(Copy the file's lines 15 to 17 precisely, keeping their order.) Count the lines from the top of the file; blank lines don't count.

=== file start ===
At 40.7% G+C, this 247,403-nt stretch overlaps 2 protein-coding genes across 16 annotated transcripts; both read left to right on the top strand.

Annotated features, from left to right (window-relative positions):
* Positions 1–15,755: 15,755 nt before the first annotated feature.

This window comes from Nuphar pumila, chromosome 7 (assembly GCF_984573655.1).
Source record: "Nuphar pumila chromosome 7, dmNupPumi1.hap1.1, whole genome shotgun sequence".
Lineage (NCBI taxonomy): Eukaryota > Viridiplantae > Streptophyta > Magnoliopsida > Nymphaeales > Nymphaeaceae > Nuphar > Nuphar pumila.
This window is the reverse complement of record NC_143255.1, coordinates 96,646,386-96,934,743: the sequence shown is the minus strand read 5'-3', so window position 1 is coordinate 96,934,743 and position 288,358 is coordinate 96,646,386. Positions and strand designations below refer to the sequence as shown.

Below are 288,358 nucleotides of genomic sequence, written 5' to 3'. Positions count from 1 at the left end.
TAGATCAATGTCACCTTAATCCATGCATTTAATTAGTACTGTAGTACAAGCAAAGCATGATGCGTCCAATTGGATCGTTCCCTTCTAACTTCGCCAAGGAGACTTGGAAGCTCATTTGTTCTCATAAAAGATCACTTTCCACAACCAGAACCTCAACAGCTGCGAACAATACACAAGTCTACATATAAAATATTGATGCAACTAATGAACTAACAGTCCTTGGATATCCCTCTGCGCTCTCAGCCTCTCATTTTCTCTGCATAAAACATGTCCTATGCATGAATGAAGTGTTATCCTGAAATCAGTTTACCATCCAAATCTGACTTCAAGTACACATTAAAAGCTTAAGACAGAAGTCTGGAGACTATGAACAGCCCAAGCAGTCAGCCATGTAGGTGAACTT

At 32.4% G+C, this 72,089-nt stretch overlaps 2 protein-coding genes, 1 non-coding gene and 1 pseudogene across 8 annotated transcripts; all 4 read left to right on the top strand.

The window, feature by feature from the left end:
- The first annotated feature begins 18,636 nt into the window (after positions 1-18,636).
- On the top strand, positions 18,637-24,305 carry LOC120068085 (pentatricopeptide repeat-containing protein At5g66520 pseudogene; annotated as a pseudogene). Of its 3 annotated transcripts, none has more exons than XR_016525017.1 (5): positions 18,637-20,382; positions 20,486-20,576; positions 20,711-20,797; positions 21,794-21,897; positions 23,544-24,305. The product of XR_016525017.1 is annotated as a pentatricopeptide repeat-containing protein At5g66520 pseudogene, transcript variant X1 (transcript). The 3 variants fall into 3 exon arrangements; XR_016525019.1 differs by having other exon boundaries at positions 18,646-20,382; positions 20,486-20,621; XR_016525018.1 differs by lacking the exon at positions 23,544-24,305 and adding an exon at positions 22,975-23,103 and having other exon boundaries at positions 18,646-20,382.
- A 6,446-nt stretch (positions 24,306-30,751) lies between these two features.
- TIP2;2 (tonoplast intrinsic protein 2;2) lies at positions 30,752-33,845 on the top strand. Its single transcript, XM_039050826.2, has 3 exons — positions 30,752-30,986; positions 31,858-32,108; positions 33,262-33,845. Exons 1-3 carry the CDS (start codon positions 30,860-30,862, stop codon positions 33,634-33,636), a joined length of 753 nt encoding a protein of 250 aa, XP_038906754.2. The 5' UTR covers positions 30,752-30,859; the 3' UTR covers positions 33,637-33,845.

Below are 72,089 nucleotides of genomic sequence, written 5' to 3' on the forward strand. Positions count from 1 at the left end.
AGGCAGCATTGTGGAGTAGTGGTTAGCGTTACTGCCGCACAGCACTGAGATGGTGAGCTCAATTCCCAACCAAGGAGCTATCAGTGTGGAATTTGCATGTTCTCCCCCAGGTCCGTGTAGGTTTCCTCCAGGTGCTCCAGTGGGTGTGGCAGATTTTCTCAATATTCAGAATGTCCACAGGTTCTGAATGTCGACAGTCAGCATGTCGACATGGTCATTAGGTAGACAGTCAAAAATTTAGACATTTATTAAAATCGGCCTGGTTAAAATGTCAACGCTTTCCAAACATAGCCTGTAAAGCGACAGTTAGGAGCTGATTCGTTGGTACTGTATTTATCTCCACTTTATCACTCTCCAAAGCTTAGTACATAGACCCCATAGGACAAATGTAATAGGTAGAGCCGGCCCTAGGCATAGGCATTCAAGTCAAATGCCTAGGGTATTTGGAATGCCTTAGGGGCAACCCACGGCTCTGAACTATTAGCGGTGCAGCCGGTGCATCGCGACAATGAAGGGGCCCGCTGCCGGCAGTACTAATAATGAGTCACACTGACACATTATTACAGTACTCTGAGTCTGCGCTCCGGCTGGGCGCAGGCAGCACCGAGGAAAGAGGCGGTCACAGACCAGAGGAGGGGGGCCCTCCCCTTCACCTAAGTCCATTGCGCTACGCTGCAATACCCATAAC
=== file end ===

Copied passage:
- TIP2;2 (tonoplast intrinsic protein 2;2) lies at positions 30,752-33,845 on the top strand. Its single transcript, XM_039050826.2, has 3 exons — positions 30,752-30,986; positions 31,858-32,108; positions 33,262-33,845. Exons 1-3 carry the CDS (start codon positions 30,860-30,862, stop codon positions 33,634-33,636), a joined length of 753 nt encoding a protein of 250 aa, XP_038906754.2. The 5' UTR covers positions 30,752-30,859; the 3' UTR covers positions 33,637-33,845.

Below are 72,089 nucleotides of genomic sequence, written 5' to 3' on the forward strand. Positions count from 1 at the left end.
AGGCAGCATTGTGGAGTAGTGGTTAGCGTTACTGCCGCACAGCACTGAGATGGTGAGCTCAATTCCCAACCAAGGAGCTATCAGTGTGGAATTTGCATGTTCTCCCCCAGGTCCGTGTAGGTTTCCTCCAGGTGCTCCAGTGGGTGTGGCAGATTTTCTCAATATTCAGAATGTCCACAGGTTCTGAATGTCGACAGTCAGCATGTCGACATGGTCATTAGGTAGACAGTCAAAAATTTAGACATTTATTAAAATCGGCCTGGTTAAAATGTCAACGCTTTCCAAACATAGCCTGTAAAGCGACAGTTAGGAGCTGATTCGTTGGTACTGTATTTATCTCCACTTTATCACTCTCCAAAGCTTAGTACATAGACCCCATAGGACAAATGTAATAGGTAGAGCCGGCCCTAGGCATAGGCATTCAAGTCAAATGCCTAGGGTATTTGGAATGCCTTAGGGGCAACCCACGGCTCTGAACTATTAGCGGTGCAGCCGGTGCATCGCGACAATGAAGGGGCCCGCTGCCGGCAGTACTAATAATGAGTCACACTGACACATTATTACAGTACTCTGAGTCTGCGCTCCGGCTGGGCGCAGGCAGCACCGAGGAAAGAGGCGGTCACAGACCAGAGGAGGGGGGCCCTCCCCTTCACCTAAGTCCATTGCGCTACGCTGCAATACCCATAAC